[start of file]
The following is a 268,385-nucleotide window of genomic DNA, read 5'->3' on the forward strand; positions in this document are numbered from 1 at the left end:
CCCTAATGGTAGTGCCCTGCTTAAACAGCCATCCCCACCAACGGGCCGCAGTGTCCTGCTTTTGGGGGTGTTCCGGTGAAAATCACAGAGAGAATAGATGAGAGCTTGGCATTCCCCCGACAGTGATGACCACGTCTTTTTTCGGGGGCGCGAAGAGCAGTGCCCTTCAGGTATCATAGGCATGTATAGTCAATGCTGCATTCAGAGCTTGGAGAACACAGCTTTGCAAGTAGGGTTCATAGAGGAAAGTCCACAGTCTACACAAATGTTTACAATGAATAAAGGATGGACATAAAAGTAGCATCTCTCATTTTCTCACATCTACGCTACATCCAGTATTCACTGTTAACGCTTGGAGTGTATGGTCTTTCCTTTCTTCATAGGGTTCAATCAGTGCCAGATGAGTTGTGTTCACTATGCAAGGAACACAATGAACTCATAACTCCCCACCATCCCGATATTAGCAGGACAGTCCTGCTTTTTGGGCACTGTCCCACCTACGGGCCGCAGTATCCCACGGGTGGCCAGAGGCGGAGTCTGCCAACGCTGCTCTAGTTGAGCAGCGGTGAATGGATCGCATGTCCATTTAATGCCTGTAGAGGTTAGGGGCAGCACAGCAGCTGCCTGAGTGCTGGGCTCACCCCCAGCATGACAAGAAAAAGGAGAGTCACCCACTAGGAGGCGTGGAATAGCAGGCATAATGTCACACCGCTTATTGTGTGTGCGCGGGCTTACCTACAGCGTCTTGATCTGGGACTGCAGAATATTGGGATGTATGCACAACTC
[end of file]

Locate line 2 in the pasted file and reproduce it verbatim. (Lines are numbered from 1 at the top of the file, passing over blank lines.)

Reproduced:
CCCTAATGGTAGTGCCCTGCTTAAACAGCCATCCCCACCAACGGGCCGCAGTGTCCTGCTTTTGGGGGTGTTCCGGTGAAAATCACAGAGAGAATAGATGAGAGCTTGGCATTCCCCCGACAGTGATGACCACGTCTTTTTTCGGGGGCGCGAAGAGCAGTGCCCTTCAGGTATCATAGGCATGTATAGTCAATGCTGCATTCAGAGCTTGGAGAACACAGCTTTGCAAGTAGGGTTCATAGAGGAAAGTCCACAGTCTACACAAATGTTTACAATGAATAAAGGATGGACATAAAAGTAGCATCTCTCATTTTCTCACATCTACGCTACATCCAGTATTCACTGTTAACGCTTGGAGTGTATGGTCTTTCCTTTCTTCATAGGGTTCAATCAGTGCCAGATGAGTTGTGTTCACTATGCAAGGAACACAATGAACTCATAACTCCCCACCATCCCGATATTAGCAGGACAGTCCTGCTTTTTGGGCACTGTCCCACCTACGGGCCGCAGTATCCCACGGGTGGCCAGAGGCGGAGTCTGCCAACGCTGCTCTAGTTGAGCAGCGGTGAATGGATCGCATGTCCATTTAATGCCTGTAGAGGTTAGGGGCAGCACAGCAGCTGCCTGAGTGCTGGGCTCACCCCCAGCATGACAAGAAAAAGGAGAGTCACCCACTAGGAGGCGTGGAATAGCAGGCATAATGTCACACCGCTTATTGTGTGTGCGCGGGCTTACCTACAGCGTCTTGATCTGGGACTGCAGAATATTGGGATGTATGCACAACTC